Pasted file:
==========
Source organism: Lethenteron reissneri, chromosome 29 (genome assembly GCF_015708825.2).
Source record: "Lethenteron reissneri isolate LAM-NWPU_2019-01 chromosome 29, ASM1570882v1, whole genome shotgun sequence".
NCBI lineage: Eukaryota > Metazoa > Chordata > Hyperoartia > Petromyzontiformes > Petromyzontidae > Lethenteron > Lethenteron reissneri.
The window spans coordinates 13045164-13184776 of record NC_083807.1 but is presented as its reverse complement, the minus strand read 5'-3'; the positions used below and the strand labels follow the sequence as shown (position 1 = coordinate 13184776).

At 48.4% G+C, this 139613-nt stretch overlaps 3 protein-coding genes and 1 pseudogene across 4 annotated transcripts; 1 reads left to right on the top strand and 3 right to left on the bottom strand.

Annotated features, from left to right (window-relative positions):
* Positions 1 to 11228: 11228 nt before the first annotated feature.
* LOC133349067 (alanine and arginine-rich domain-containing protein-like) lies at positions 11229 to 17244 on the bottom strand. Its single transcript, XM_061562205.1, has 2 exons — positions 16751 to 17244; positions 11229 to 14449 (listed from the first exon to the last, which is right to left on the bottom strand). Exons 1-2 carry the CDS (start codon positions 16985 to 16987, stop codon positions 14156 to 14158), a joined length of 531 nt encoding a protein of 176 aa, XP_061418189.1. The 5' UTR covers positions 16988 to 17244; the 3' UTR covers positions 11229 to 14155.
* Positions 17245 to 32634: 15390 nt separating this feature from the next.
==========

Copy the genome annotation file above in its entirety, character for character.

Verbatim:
Source organism: Lethenteron reissneri, chromosome 29 (genome assembly GCF_015708825.2).
Source record: "Lethenteron reissneri isolate LAM-NWPU_2019-01 chromosome 29, ASM1570882v1, whole genome shotgun sequence".
NCBI lineage: Eukaryota > Metazoa > Chordata > Hyperoartia > Petromyzontiformes > Petromyzontidae > Lethenteron > Lethenteron reissneri.
The window spans coordinates 13045164-13184776 of record NC_083807.1 but is presented as its reverse complement, the minus strand read 5'-3'; the positions used below and the strand labels follow the sequence as shown (position 1 = coordinate 13184776).

At 48.4% G+C, this 139613-nt stretch overlaps 3 protein-coding genes and 1 pseudogene across 4 annotated transcripts; 1 reads left to right on the top strand and 3 right to left on the bottom strand.

Annotated features, from left to right (window-relative positions):
* Positions 1 to 11228: 11228 nt before the first annotated feature.
* LOC133349067 (alanine and arginine-rich domain-containing protein-like) lies at positions 11229 to 17244 on the bottom strand. Its single transcript, XM_061562205.1, has 2 exons — positions 16751 to 17244; positions 11229 to 14449 (listed from the first exon to the last, which is right to left on the bottom strand). Exons 1-2 carry the CDS (start codon positions 16985 to 16987, stop codon positions 14156 to 14158), a joined length of 531 nt encoding a protein of 176 aa, XP_061418189.1. The 5' UTR covers positions 16988 to 17244; the 3' UTR covers positions 11229 to 14155.
* Positions 17245 to 32634: 15390 nt separating this feature from the next.